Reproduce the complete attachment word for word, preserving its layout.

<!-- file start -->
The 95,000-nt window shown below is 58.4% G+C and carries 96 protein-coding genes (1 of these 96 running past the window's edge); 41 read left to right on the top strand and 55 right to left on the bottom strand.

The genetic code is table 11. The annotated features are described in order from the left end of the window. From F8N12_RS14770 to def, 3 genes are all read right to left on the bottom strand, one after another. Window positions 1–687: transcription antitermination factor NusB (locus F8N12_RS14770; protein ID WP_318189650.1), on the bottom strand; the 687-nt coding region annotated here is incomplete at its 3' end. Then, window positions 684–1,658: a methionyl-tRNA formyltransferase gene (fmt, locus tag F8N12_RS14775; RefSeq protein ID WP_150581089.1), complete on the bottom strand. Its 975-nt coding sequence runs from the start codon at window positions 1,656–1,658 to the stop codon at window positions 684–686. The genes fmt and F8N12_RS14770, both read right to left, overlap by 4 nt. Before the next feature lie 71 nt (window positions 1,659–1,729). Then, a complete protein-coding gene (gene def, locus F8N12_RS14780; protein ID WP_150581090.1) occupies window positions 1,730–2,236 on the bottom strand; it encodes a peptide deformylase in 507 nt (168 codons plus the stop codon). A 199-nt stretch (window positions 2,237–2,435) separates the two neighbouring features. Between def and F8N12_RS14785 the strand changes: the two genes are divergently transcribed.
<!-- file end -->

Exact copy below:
The 95,000-nt window shown below is 58.4% G+C and carries 96 protein-coding genes (1 of these 96 running past the window's edge); 41 read left to right on the top strand and 55 right to left on the bottom strand.

The genetic code is table 11. The annotated features are described in order from the left end of the window. From F8N12_RS14770 to def, 3 genes are all read right to left on the bottom strand, one after another. Window positions 1–687: transcription antitermination factor NusB (locus F8N12_RS14770; protein ID WP_318189650.1), on the bottom strand; the 687-nt coding region annotated here is incomplete at its 3' end. Then, window positions 684–1,658: a methionyl-tRNA formyltransferase gene (fmt, locus tag F8N12_RS14775; RefSeq protein ID WP_150581089.1), complete on the bottom strand. Its 975-nt coding sequence runs from the start codon at window positions 1,656–1,658 to the stop codon at window positions 684–686. The genes fmt and F8N12_RS14770, both read right to left, overlap by 4 nt. Before the next feature lie 71 nt (window positions 1,659–1,729). Then, a complete protein-coding gene (gene def, locus F8N12_RS14780; protein ID WP_150581090.1) occupies window positions 1,730–2,236 on the bottom strand; it encodes a peptide deformylase in 507 nt (168 codons plus the stop codon). A 199-nt stretch (window positions 2,237–2,435) separates the two neighbouring features. Between def and F8N12_RS14785 the strand changes: the two genes are divergently transcribed.